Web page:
WSU housing addendum raises questions about COVID-19 refunds
July 3, 2020 Updated Fri., July 3, 2020 at 10:20 p.m.
Changes to Washington State University housing agreements are raising concerns, particularly an addendum stating student residents will not be refunded if they’re asked to vacate early in the semester because of COVID-19.
According to an email sent to WSU students Tuesday, those who wish to live on campus for the semester must submit a signed addendum saying they cannot cancel housing and dining contracts because of changes in university operations resulting from COVID-19. The wording of the agreement states this remains true if students are required to vacate early and are not provided with alternative housing.
WSU spokesman Phil Weiler said he is sympathetic that the addendum could put parents and students in a difficult position but it is necessary for the university to be able to continue to provide services. He said WSU did issue refunds when classes were moved online in the middle of the spring 2020 semester, which sapped about $11 million from auxiliary reserves and the department stands to lose out on millions more in the coming semester.
“We will probably be losing somewhere in the neighborhood of about $20 million in revenues from our housing services because we’re having to reduce the number of students we’re going to have on campus,” Weiler said. “We normally have about 6,200 students and we’re going to be somewhere below 4,000 – there really isn’t any place to give.”
Weiler said student housing falls under auxiliary services, which means it cannot be supported through taxpayer revenues. This means expenses like maintenance and upkeep and any refunds are financed with money gathered through student housing and related fees.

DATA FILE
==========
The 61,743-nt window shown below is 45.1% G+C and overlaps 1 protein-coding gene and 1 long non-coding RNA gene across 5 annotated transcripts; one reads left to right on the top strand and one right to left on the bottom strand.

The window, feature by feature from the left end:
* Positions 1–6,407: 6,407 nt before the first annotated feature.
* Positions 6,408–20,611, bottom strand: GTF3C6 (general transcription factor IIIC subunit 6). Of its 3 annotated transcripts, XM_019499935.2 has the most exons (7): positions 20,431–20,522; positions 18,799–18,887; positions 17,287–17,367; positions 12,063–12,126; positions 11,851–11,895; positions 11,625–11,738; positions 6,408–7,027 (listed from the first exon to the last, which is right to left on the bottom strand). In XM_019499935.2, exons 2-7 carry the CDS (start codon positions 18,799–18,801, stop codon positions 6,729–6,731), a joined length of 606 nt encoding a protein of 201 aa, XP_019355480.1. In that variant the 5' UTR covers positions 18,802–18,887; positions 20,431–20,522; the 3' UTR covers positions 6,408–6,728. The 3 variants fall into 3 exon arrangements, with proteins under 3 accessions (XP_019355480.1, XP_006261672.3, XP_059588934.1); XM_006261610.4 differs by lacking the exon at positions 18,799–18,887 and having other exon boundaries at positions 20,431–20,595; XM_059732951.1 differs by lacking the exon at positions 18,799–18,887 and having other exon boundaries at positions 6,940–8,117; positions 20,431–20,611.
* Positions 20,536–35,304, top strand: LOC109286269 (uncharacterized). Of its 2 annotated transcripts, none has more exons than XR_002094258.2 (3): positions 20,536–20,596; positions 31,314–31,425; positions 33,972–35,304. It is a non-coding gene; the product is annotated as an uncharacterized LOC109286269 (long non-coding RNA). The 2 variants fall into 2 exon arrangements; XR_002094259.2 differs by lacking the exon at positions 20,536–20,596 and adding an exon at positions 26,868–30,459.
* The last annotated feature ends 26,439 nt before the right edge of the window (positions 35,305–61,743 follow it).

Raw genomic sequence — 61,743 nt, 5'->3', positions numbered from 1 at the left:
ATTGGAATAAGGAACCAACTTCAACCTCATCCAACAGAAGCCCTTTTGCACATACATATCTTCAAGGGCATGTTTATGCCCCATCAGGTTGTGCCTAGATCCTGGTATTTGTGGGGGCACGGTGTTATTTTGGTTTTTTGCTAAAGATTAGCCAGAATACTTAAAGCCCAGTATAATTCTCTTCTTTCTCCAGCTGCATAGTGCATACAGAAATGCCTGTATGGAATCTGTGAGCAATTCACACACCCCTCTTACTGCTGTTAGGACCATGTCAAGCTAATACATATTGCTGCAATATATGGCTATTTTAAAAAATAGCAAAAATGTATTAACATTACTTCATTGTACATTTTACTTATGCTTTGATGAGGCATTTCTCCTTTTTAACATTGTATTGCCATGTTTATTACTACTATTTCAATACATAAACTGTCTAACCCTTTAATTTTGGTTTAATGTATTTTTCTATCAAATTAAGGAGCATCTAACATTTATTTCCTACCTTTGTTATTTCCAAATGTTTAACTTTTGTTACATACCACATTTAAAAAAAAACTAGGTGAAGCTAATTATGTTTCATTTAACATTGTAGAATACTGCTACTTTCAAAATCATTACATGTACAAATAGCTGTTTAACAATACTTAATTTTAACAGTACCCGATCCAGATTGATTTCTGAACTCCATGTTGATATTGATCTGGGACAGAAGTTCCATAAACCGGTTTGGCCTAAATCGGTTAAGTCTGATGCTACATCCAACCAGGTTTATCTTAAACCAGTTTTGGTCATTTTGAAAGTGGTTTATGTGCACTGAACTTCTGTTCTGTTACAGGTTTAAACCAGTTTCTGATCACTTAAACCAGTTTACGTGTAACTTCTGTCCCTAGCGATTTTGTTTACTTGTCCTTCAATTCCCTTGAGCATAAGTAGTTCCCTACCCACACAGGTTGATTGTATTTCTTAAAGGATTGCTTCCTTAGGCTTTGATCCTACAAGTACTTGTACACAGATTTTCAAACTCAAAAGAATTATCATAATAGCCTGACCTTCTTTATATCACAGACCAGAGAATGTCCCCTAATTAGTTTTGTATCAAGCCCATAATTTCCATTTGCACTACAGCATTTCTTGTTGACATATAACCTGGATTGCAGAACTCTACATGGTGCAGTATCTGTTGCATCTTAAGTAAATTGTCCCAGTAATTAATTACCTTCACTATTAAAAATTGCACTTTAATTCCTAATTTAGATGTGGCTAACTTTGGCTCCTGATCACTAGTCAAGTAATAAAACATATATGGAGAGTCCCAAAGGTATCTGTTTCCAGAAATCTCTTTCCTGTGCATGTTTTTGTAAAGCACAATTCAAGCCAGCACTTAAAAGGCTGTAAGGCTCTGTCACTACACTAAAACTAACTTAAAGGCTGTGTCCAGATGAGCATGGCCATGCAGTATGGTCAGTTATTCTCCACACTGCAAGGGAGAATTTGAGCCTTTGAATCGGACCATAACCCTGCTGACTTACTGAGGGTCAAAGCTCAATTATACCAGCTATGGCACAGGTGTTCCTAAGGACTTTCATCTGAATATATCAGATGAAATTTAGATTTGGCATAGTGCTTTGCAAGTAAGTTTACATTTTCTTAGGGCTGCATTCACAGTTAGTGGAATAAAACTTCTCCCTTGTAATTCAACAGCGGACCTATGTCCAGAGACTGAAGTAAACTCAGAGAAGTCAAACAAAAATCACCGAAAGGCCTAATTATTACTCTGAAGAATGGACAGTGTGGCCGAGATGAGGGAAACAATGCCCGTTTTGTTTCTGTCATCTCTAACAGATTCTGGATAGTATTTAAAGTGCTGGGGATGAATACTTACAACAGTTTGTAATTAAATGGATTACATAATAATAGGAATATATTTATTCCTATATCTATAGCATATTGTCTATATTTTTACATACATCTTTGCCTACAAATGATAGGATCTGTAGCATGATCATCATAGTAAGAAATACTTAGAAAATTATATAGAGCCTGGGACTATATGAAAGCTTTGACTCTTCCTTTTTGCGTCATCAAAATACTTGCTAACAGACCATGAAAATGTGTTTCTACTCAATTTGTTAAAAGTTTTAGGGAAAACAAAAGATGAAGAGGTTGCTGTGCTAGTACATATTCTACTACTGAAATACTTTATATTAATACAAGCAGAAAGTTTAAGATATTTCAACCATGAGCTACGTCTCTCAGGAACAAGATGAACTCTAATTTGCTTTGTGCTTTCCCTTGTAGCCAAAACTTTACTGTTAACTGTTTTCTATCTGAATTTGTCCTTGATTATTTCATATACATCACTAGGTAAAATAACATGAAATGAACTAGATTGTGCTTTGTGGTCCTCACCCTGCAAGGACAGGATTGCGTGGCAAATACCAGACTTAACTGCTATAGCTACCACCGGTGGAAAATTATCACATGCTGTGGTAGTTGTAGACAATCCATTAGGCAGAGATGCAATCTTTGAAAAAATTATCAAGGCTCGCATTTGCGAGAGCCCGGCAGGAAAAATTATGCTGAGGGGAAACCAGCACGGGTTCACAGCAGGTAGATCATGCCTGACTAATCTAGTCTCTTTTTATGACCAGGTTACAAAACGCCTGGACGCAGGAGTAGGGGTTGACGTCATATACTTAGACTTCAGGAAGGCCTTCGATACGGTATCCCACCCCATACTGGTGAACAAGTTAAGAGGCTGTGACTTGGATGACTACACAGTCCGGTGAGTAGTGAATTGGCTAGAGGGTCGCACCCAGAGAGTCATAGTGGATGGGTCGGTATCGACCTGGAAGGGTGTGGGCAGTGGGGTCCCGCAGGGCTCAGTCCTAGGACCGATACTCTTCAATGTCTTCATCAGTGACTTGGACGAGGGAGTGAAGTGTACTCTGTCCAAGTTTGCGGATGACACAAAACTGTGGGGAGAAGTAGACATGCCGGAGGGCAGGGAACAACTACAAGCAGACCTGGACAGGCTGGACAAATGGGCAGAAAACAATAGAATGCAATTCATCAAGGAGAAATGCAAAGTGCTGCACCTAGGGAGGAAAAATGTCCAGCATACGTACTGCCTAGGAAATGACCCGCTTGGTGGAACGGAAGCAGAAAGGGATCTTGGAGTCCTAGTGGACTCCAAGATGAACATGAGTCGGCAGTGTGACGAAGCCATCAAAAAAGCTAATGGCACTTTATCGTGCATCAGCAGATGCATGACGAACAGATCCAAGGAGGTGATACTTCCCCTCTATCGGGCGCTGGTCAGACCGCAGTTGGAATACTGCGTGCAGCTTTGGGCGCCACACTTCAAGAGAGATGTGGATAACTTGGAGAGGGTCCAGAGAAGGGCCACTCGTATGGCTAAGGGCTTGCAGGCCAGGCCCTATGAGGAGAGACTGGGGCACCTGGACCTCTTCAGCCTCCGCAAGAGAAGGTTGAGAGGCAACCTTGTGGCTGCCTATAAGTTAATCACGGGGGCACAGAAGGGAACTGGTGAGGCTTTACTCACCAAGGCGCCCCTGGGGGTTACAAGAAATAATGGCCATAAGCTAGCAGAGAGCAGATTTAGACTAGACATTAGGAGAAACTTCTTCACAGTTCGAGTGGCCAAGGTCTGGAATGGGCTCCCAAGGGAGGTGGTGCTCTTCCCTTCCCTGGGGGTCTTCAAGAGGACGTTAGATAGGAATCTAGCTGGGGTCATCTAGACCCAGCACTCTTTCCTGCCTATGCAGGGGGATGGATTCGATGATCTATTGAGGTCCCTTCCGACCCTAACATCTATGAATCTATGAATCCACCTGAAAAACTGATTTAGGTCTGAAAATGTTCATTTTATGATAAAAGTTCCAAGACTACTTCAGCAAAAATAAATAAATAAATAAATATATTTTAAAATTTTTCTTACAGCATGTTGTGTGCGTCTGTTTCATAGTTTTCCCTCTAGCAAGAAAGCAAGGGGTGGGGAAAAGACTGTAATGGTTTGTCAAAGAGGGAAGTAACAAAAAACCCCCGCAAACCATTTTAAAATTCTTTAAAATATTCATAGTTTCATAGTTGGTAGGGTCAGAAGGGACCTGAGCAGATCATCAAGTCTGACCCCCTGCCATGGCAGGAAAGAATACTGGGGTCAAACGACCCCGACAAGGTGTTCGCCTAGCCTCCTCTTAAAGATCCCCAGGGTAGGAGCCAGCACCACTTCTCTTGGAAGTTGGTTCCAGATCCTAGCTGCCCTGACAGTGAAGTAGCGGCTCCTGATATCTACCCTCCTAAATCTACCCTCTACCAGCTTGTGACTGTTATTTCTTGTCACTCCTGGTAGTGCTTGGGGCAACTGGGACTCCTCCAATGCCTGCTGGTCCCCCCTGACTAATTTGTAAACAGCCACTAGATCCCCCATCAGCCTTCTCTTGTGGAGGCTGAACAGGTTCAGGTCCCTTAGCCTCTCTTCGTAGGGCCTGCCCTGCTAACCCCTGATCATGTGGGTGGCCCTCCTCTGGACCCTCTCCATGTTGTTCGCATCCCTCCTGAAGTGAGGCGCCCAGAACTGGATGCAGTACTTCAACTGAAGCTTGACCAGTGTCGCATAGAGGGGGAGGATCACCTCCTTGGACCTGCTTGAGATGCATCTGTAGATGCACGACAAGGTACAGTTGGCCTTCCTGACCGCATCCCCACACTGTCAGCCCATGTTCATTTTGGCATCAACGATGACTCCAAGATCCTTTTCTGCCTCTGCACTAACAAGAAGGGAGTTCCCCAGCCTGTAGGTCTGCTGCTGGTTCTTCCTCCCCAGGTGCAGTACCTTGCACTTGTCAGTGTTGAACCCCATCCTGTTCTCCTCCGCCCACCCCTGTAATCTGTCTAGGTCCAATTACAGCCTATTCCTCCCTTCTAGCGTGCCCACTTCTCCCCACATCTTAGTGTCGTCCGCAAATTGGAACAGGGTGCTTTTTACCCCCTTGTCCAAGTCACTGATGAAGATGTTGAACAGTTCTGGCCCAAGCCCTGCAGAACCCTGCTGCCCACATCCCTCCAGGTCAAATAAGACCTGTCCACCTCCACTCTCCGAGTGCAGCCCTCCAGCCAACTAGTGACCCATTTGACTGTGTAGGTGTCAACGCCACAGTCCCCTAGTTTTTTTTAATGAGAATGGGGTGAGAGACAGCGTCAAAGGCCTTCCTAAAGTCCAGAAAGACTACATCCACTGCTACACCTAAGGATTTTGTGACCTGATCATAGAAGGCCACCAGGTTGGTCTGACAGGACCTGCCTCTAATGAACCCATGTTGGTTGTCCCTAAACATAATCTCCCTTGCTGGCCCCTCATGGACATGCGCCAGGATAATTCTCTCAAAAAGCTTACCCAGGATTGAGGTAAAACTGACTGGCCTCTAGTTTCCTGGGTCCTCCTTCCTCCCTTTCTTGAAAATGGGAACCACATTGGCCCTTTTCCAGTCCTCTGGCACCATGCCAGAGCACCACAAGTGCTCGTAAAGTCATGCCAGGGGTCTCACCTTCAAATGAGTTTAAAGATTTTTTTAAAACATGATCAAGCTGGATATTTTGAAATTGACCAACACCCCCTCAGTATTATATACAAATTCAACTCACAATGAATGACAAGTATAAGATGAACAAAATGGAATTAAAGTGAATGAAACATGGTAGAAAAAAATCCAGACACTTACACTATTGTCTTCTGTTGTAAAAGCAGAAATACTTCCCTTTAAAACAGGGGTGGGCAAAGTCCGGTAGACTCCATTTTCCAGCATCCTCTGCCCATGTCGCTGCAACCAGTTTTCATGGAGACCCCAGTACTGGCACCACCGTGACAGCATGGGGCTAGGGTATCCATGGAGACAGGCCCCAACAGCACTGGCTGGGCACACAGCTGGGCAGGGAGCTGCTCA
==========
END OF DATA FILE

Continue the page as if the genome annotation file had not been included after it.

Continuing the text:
“The cost of housing is what it costs us to provide that housing,” Weiler said.
However, western Washington lawyer Joe Bennett, whose niece is enrolled to attend WSU as a freshman in the fall, called the addendum “outrageous.” Bennett said because freshmen are required to stay on campus for their first year of college unless they are approved for a waiver, parents and students have little choice but to sign.
“To confront people with this in July, and their only recourse is to appeal for a waiver and then somehow find rental housing between now and the start of fall classes is ridiculous,” he said.
He said WSU could be sued if they ever tried to enforce the addendum, and he doubted the amended contract would hold up in court. He said it is particularly unfair to parents who are already struggling to pay for college.
“My niece and her parents are really worried about this because they’re relying on student financial aid and this is a huge expense,” Bennett said. “If their daughter is sent home and still has to pay for room and board which she’s not utilizing, that puts a huge economic burden on them.”
Weiler said the last thing university leaders want to do is create financial barriers for students to attend college but these are the choices they are left with as the pandemic continues to cause uncertainty at every level. He noted there is no guarantee it will be necessary for students to be sent home in the middle of the fall semester.
“We just ask that they understand that we’re only charging the amount that is required for us to be able to provide the level of housing that they expect us to provide, it’s not that we’re generating any kind of surplus profit,” he added. “If we had the ability, financially to do it, we would have because we exist to provide an education to students, anything that gets in the way of that is a problem for us.”
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